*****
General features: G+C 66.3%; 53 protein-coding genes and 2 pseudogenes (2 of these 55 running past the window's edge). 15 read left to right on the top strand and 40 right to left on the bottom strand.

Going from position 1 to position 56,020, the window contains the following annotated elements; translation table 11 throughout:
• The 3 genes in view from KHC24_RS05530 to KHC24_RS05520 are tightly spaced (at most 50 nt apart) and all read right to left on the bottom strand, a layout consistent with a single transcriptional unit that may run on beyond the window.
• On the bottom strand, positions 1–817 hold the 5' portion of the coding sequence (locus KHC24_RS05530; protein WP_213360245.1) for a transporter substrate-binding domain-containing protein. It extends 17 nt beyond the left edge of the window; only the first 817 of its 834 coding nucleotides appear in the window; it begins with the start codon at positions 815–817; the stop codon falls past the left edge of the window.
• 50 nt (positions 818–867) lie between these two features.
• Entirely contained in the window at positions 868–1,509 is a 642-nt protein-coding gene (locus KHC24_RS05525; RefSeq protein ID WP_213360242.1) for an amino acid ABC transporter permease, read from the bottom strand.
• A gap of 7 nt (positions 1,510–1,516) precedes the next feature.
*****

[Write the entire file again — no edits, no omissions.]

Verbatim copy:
General features: G+C 66.3%; 53 protein-coding genes and 2 pseudogenes (2 of these 55 running past the window's edge). 15 read left to right on the top strand and 40 right to left on the bottom strand.

Going from position 1 to position 56,020, the window contains the following annotated elements; translation table 11 throughout:
• The 3 genes in view from KHC24_RS05530 to KHC24_RS05520 are tightly spaced (at most 50 nt apart) and all read right to left on the bottom strand, a layout consistent with a single transcriptional unit that may run on beyond the window.
• On the bottom strand, positions 1–817 hold the 5' portion of the coding sequence (locus KHC24_RS05530; protein WP_213360245.1) for a transporter substrate-binding domain-containing protein. It extends 17 nt beyond the left edge of the window; only the first 817 of its 834 coding nucleotides appear in the window; it begins with the start codon at positions 815–817; the stop codon falls past the left edge of the window.
• 50 nt (positions 818–867) lie between these two features.
• Entirely contained in the window at positions 868–1,509 is a 642-nt protein-coding gene (locus KHC24_RS05525; RefSeq protein ID WP_213360242.1) for an amino acid ABC transporter permease, read from the bottom strand.
• A gap of 7 nt (positions 1,510–1,516) precedes the next feature.